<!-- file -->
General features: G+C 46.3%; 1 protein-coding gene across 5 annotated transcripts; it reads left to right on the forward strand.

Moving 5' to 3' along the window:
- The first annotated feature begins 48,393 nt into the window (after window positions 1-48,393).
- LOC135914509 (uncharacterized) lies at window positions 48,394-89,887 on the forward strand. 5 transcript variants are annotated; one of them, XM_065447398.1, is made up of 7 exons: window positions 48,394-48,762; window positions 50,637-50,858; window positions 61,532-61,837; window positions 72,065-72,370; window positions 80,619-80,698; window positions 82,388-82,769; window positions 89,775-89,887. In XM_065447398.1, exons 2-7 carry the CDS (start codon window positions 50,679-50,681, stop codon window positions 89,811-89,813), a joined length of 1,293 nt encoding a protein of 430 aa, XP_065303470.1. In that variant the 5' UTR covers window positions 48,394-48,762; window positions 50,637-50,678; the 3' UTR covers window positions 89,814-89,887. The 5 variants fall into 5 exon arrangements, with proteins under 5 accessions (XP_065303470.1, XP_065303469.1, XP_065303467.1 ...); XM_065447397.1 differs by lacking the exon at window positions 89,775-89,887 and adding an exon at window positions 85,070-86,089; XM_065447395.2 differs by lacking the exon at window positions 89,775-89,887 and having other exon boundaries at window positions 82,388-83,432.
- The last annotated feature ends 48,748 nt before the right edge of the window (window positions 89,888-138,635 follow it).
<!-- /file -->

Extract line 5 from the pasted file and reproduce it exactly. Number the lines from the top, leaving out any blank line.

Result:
- The last annotated feature ends 48,748 nt before the right edge of the window (window positions 89,888-138,635 follow it).